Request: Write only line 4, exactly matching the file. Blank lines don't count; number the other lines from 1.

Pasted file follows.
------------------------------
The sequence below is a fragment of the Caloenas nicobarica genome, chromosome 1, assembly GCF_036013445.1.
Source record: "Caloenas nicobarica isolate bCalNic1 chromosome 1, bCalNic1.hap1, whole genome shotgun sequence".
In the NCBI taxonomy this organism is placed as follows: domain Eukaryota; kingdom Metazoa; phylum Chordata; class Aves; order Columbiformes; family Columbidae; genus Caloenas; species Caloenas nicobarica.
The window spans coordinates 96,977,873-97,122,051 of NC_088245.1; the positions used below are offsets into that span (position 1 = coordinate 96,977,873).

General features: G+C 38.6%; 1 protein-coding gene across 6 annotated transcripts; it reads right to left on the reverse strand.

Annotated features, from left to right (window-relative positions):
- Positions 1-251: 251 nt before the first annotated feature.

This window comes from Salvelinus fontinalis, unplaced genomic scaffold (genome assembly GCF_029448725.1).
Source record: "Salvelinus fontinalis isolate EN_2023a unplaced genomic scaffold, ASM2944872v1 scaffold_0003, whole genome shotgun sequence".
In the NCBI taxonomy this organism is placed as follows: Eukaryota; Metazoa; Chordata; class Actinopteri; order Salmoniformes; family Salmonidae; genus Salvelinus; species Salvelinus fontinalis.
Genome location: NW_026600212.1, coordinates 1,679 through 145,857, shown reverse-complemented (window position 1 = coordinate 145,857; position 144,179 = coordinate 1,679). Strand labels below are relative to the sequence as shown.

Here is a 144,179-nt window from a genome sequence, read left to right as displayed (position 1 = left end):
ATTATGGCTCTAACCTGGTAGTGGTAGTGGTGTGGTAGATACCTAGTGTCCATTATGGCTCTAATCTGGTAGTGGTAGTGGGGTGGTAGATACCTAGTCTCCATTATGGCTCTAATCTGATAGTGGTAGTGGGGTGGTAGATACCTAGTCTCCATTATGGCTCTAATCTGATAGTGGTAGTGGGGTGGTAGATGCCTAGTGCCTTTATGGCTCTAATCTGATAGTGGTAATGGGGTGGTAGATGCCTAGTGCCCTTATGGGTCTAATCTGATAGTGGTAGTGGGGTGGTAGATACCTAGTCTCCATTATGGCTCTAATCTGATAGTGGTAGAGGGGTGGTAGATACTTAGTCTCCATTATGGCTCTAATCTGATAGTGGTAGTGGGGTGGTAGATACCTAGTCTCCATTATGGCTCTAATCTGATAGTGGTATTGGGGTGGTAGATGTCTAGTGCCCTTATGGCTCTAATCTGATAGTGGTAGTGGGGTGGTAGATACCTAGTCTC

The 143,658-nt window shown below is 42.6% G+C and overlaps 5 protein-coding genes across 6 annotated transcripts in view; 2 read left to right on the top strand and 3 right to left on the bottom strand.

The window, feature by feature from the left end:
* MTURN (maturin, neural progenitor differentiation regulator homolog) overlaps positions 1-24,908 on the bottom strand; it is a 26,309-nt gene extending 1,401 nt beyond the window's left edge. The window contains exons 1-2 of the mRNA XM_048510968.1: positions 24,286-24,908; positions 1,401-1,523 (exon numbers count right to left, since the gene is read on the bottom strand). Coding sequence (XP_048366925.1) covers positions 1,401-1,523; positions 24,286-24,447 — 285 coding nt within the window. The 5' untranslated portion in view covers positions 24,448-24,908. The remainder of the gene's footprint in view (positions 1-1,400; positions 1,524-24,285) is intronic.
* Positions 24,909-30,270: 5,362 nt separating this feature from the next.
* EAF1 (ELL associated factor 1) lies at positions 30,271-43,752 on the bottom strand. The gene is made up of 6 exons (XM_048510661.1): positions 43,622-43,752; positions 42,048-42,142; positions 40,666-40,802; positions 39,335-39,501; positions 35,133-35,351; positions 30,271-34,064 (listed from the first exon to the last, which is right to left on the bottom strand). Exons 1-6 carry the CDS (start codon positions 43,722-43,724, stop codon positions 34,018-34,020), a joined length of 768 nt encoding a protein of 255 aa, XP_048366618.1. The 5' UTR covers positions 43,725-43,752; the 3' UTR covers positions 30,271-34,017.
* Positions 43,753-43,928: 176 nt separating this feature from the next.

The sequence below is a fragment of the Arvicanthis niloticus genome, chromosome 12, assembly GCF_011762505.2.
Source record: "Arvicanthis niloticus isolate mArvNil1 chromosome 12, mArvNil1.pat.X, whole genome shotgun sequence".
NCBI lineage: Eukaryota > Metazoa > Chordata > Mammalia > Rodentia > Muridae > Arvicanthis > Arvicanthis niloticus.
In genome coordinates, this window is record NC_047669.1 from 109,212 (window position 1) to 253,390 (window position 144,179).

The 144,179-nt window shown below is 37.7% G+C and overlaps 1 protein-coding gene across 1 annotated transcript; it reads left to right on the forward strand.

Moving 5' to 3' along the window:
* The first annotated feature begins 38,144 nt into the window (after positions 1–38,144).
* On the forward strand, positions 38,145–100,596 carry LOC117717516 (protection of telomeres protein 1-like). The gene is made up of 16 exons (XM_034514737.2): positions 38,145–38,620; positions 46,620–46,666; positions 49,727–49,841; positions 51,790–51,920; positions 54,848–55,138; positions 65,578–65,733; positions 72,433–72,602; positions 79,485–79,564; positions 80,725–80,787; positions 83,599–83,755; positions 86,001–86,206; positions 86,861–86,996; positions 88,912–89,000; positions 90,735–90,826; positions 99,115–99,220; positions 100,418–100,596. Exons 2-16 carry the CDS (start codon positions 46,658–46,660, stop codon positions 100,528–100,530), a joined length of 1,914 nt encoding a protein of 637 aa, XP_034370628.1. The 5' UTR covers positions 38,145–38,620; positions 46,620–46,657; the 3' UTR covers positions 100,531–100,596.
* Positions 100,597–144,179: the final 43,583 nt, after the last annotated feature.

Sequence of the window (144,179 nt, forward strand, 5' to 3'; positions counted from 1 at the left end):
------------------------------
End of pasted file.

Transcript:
The window spans coordinates 96,977,873-97,122,051 of NC_088245.1; the positions used below are offsets into that span (position 1 = coordinate 96,977,873).